The talent and extraordinary spirit of French chanteuse Edith Piaf is celebrated in this monumental biopic which covers the entirety of her tragic life from 1920s rural France to 1960s New York.
Screened as part of NZIFF 2007
The talent and extraordinary spirit of legendary French chanteuse Edith Piaf is celebrated in this monumental biopic that covers the entirety of her tragic life: from rural France to urban New York, from the 1920s to the 1960s. A massive hit in France, and winner of five Césars, La vie en rose bounces across Piaf’s complicated career, cutting back and forth in an energetic juxtaposition of time and events. Opening with her distressing last performance, where she collapses on stage, director Oliver Dahan back-tracks to her childhood in the muddy ruin of wartime Belleville to better explain her plight. A virtual orphan, young Edith is discarded by her mother, taken in by prostitutes and then reclaimed by a father who ‘discovers’ her talent when she’s forced to sing for their supper. Before long, she’s picked up by a nightclub owner (played by Gérard Depardieu) and soon becomes a revered, international performer, albeit one whose success was tempered by a lifelong battle with drugs. “Marion Cotillard’s feral portrait of the French singer Edith Piaf as a captive wild animal hurling herself at the bars of her cage is the most astonishing immersion of one performer into the body and soul of another I’ve ever encountered in a film.” — Stephen Holden, NY Times.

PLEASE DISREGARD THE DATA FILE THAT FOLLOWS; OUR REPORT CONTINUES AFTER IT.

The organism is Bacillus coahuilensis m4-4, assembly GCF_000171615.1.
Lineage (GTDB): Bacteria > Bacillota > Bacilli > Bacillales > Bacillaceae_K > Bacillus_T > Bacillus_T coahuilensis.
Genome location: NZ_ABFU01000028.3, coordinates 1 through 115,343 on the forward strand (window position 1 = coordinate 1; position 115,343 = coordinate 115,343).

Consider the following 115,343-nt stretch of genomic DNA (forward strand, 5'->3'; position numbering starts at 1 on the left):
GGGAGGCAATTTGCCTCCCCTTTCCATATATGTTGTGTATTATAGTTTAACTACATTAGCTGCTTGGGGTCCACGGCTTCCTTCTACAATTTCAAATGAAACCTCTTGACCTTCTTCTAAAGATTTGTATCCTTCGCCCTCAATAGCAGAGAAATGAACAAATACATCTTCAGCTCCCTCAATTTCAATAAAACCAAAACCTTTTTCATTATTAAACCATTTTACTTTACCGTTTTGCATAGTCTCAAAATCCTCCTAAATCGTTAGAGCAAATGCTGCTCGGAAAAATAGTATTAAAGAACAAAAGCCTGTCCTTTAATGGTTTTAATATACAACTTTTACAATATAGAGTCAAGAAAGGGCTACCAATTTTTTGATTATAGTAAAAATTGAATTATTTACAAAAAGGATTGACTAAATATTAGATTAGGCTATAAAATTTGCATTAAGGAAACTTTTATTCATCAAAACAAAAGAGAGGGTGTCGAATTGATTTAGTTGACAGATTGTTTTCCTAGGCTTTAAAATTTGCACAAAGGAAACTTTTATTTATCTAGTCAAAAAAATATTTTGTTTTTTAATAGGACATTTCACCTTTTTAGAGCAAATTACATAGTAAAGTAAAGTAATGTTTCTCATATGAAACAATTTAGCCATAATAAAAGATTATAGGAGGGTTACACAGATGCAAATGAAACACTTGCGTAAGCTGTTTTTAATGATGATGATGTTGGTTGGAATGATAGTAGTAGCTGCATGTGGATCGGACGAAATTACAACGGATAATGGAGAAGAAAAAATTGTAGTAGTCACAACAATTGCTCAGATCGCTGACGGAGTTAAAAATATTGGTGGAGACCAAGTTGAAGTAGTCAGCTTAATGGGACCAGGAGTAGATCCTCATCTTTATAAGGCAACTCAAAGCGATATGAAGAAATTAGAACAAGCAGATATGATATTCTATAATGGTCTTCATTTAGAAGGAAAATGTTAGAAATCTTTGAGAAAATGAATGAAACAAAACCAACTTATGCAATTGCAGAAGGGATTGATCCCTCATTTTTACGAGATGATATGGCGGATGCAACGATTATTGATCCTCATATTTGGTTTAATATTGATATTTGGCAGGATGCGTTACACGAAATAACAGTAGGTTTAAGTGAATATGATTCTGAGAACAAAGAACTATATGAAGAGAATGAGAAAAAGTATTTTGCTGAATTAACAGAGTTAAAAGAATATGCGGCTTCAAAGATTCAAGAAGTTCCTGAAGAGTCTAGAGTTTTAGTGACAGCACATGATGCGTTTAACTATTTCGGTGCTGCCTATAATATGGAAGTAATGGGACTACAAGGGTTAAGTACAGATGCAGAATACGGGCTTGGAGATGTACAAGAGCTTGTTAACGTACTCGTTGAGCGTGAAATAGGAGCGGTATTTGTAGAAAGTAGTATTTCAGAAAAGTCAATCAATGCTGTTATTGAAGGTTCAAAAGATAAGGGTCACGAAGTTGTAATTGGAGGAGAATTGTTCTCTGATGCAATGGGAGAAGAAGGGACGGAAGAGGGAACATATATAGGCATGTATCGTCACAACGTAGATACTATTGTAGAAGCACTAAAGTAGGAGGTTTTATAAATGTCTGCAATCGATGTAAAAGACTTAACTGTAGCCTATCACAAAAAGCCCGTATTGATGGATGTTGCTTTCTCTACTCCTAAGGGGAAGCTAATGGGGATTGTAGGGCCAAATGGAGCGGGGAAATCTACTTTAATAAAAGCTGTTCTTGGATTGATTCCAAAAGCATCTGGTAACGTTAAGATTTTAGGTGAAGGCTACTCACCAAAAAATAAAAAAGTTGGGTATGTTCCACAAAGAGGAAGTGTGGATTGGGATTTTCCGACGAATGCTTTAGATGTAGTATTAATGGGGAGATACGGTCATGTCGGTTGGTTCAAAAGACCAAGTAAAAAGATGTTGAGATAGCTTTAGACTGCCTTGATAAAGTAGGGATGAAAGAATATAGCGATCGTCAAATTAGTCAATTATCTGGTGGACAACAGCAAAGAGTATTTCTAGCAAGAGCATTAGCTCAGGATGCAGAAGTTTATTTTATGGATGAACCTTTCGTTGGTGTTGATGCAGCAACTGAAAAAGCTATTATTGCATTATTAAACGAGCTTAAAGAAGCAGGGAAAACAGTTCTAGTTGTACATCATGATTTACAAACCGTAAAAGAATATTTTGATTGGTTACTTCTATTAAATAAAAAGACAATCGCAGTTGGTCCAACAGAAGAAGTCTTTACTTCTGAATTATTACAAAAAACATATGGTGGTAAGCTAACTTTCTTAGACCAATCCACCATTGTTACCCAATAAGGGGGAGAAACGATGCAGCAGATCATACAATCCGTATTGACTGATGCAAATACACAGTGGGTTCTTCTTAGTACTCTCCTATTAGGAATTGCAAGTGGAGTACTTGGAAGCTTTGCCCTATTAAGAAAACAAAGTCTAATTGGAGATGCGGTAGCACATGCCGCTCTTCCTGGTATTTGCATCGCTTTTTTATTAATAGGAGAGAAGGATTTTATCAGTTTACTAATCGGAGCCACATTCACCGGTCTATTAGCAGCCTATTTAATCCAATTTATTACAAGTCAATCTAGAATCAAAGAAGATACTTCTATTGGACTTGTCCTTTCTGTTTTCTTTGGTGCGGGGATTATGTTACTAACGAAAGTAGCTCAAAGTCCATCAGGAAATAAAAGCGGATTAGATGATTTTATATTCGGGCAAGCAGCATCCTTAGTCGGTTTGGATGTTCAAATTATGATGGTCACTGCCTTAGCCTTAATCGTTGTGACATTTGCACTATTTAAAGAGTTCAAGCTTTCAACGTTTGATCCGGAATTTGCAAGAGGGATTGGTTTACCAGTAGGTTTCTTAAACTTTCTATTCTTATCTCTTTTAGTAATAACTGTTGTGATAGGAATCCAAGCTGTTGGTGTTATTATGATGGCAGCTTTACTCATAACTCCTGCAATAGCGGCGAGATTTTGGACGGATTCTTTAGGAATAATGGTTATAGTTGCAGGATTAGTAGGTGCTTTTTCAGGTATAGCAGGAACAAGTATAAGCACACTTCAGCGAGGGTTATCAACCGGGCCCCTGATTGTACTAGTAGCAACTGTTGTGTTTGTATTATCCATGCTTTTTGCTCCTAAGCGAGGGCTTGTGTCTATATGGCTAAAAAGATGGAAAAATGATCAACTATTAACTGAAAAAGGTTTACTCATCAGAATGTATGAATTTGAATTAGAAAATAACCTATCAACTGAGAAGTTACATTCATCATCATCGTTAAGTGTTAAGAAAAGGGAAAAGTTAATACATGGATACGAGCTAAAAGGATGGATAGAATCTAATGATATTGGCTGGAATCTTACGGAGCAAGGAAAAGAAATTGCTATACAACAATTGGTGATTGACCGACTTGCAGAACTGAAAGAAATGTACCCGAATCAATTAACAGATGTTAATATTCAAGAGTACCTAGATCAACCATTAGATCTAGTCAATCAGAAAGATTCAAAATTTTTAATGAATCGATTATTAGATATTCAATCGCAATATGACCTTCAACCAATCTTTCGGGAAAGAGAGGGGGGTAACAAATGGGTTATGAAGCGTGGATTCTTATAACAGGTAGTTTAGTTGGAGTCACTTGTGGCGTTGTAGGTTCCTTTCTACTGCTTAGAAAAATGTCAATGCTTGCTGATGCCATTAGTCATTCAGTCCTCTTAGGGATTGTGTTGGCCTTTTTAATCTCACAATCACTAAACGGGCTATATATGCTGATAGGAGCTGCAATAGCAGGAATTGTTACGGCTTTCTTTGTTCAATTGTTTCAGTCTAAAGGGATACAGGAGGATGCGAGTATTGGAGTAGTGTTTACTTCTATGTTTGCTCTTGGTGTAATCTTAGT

“Cotillard nails the assignment, portraying Piaf at 20 to Piaf on her deathbed with a range of gestures, her trademark posture, and a core of eternal hurt melded with ferocious pride. She embodies Piaf’s raspy speaking voice, her imperious street-wise attitude, her simple joy at being lionized by other celebs, and the taste of artistic triumph mixed with the constant hum of genuine tragedy.” — Lisa Nesselson, Variety